Hirschberg Testing

8:17 AM

An abnormal Hirschberg test demonstrating esotropia via
In Bruckner Testing we are using the reflex of light from the retina to determine if the patient is using both eyes equally to focus and process visual information.  Hirschberg Testing also uses a light reflex to screen for asymmetry in ocular performance, but that’s where the similarities end.  Instead of a retinal light reflex, the Hirschberg Test assesses a corneal light reflex (called a Purkinje image) to assess alignment of the eyes.  Where Bruckner Testing screens for visual potential and aims to find eyes with reduced visual ability (amblyopia), Hirschberg Testing isn’t assessing vision at all, but instead ocular alignment or potential strabismus.  Strabismus can cause amblyopia, so there is definitely a relation between the two.  But it is possible to have a normal Hirschberg test but an abnormal Bruckner test, and also to have a normal Bruckner test but an abnormal Hirschberg test.

What it Tells You:
The aim of this screening test is to determine the presence of strabismus (an eye turn or misalignment of the eyes), and can also be used to roughly quantify the amount of deviation.

Equipment: A light-- can be a transilluminator, pen light, or a direct or indirect ophthalmoscope used as a hand held light source.

1. Position your light about 1 foot from the patient and aim the light right at the center of the bridge of their nose.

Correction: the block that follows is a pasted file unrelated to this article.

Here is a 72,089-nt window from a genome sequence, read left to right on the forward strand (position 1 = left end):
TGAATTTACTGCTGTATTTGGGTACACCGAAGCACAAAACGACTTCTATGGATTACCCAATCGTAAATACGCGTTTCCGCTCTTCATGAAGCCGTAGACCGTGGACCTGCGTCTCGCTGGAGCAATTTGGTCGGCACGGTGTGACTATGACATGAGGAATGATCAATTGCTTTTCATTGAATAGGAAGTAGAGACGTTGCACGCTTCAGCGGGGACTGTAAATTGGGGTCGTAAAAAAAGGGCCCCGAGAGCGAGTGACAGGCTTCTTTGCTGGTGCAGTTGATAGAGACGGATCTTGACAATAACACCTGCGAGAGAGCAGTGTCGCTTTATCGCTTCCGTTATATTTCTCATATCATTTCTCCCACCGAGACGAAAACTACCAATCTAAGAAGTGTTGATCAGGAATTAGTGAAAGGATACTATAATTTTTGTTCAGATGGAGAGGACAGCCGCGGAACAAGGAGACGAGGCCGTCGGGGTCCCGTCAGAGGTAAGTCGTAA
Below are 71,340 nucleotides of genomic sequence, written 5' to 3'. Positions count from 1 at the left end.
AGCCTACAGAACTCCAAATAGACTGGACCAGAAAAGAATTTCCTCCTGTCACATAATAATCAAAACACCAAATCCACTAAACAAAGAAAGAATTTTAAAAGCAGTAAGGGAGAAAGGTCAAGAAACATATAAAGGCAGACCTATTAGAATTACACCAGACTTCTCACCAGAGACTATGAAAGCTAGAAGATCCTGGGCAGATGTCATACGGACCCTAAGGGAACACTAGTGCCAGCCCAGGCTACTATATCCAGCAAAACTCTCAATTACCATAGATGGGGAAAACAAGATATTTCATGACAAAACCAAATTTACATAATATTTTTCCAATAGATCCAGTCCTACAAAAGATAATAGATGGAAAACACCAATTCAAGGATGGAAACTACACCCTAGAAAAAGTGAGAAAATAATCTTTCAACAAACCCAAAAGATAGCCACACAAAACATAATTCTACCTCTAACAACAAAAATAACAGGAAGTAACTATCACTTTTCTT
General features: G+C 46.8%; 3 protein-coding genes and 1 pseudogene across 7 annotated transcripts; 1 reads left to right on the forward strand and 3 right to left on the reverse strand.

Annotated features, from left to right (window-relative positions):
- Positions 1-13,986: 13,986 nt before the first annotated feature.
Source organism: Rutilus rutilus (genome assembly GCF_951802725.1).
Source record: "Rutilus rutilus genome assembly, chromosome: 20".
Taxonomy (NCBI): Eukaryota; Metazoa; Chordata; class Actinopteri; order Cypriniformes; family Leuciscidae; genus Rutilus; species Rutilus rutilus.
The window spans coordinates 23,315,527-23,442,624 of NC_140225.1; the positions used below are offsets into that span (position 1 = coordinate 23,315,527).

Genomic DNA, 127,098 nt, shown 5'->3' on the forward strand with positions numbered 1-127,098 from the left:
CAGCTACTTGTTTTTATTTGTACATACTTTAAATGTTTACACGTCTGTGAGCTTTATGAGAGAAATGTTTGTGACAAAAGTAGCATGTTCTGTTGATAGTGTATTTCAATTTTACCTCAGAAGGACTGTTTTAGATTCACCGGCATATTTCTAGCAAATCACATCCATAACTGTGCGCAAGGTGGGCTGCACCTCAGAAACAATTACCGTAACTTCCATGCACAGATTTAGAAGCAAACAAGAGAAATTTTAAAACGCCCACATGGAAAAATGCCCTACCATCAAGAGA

2, Ask the patient to look at your light.
3. Assess where the light reflex from the patient’s cornea falls compared to the center of the patient’s pupil (both direction and approximate distance of deviation) in each eye.

Normally the eyes will align together to focus equally on a visual target.  The amount of deviation from the center should be equal between the two eyes in a normal test. If one eye is misaligned, then we would expect an unequal position of the corneal reflex between the eyes.

If the light reflex positions more nasal to the pupil in one eye, then that eye is turned outward (or Exotropia).

If the light reflex positions more temporal to the pupil in one eye, then that eye is turned inward (or Esotropia).

A general rule of thumb: For every 1 mm of deviation, there are 22 prism diopters of eye turn.

The Krimsky Method is a modification of the Hirschberg Test that allows for more accurate measurement of the amount of deviation.
1. Perform Hirschberg Test as normal
2. Hold up a prism bar in front of the deviated eye and increase the amount of prism until the reflex becomes equally centered.
Remember, if you have a light reflex that is too far nasal (an exotropic eye), then you would need Base In prism to counteract the deviation.  For esotropia, you would need Base Out prism.

Why won’t the penlight reflection be perfectly centered in the pupil even in Normal Eyes?